It's the basis for a load of messaging to women to the effect that expressing what you want is bad, that marriage is something you trick men into, and that it's vital to hurry up and get hitched before the fertile years are gone; to men, that adult responsibilities (whether via marriage or otherwise) are constricting and destructive and that you need to get all your living in before you tie the knot. The idea of a healthy partnership that leaves you both freer and safer than you were before does not conceptually exist in this universe.

This vision of male/female relationships is arguably both misogynist and misandrist, and wholly fails to account for the experiences of happily single, polyamorous, childfree, gay, or trans people. In the end, Catherine doesn't completely commit to this image, but veers away from trying to provide an alternative one.

This is the point where I need to become fairly spoilery in order to discuss in any detail.

For the first portion of the game, there are odd background rumors about unfaithful men dying in their dreams: dreams much like Vincent's. This supplies the game's motivating horror. But there is always also a countervailing implication that Vincent's dreams come from his own psyche, and that everything happening to him has a human explanation imbedded in his own personality.

The eventual true explanation reaches for the supernatural instead. The villainous barkeep, Thomas Mutton, is actually a disguised god, charged with protecting the human "fertility rate" by breaking up couples in which the man is dithering and failing to commit to a woman in her peak childbearing years, so that the woman in question can find someone else more suitable to hook up and form a family.

Catherine-with-a-C is a succubus Mutton has brought in in aid of his schemes, which is why no one but Vincent himself ever sees her. Other demon gods come into the story as well, depending on which endings and optional extra levels you choose to explore; but regardless of those options, the idea is that unhealthy gender relationships are both recognized and stage-managed by eternal creatures.

Late in the game, Vincent does get a line of dialogue about how men and women are more complex than Thomas Mutton and his demonic accomplices are willing to admit. But it's so little, so late. So much of the game has been premised on the reality of those fears and stereotypes. By contrast, little of the gameplay in any way explores how those ideas about gender might be limited and insufficient.

In one late-game level, the player has to traverse a puzzle level as an escort quest with his girlfriend. The AI makes the companion an encumbrance (unsurprisingly): she follows the player and heads up the best path if possible, but otherwise gets in the way or stands around stupidly, unable to make choices for herself. Vincent views the successful completion of that level as a sign of his newly realized devotion to her, but in practical terms it reinforces the idea that their relationship is a burden rather than a healthy partnership. How people are complex, how they transcend the imposed stereotypes, how they can interact as healthy adults, is territory that the game doesn't tackle through gameplay and only barely touches in its narrative scenes.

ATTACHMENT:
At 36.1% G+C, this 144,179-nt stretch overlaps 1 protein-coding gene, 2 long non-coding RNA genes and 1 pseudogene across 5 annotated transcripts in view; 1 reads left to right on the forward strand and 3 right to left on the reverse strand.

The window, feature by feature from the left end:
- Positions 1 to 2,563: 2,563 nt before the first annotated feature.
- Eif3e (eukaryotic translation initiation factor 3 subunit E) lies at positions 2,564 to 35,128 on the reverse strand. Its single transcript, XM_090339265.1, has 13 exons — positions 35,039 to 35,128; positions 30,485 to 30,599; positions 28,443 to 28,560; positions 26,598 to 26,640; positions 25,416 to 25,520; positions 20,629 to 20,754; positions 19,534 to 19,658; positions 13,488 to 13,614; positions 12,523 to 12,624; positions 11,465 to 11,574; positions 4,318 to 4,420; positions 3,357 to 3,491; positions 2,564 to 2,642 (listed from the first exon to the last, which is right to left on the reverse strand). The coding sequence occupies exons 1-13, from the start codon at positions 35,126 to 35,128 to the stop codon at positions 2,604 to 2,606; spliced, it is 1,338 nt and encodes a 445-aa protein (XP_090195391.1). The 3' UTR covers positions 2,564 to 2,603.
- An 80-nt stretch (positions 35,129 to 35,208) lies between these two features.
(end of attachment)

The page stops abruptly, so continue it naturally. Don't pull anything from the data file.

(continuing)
This is perhaps why I found the endings so dissatisfying. Vincent can win Katherine back and marry her if he asks with sufficient contrition and a history of making pro-order choices -- but it feels as though he's caving to her wishes, rather than developing into the kind of person who genuinely wants to be married and has the skills to be a good partner. The route in which he instead hooks up with the succubus Catherine is even more confused, because he rejects the constraining experience of marriage with Katherine to... instead form a committed relationship to Catherine, and embark on a life in some ways even more constrained, even if it's taking place in the underworld. (Perhaps this is meant as a vindication of the idea that women should pretend to be irresponsible and undemanding in order to trick men into committing to them?) Or Vincent can claim his freedom, marry neither woman, and seek a future of his own choosing... in space.

All of these extreme outcomes reinforce the idea that adult decision-making belongs to the realm of the fantastical and the bizarre. Vincent's dialogue may have undercut the ruthless gender stereotypes of the early game, but Catherine doesn't have any more nuanced human observations to offer at the end.

(Disclosure: I played a copy of this work that I purchased at full price. I have had no commercial affiliations with the publisher at the time of writing.)

[Emily Short is an interactive fiction author and part of the team behind Inform 7, a language for IF creation. She also maintains a blog on interactive fiction and related topics. She also contracts for story and design work with game developers, and will disclose conflicts with story subjects if any exist. She can be reached at emshort AT mindspring DOT com.]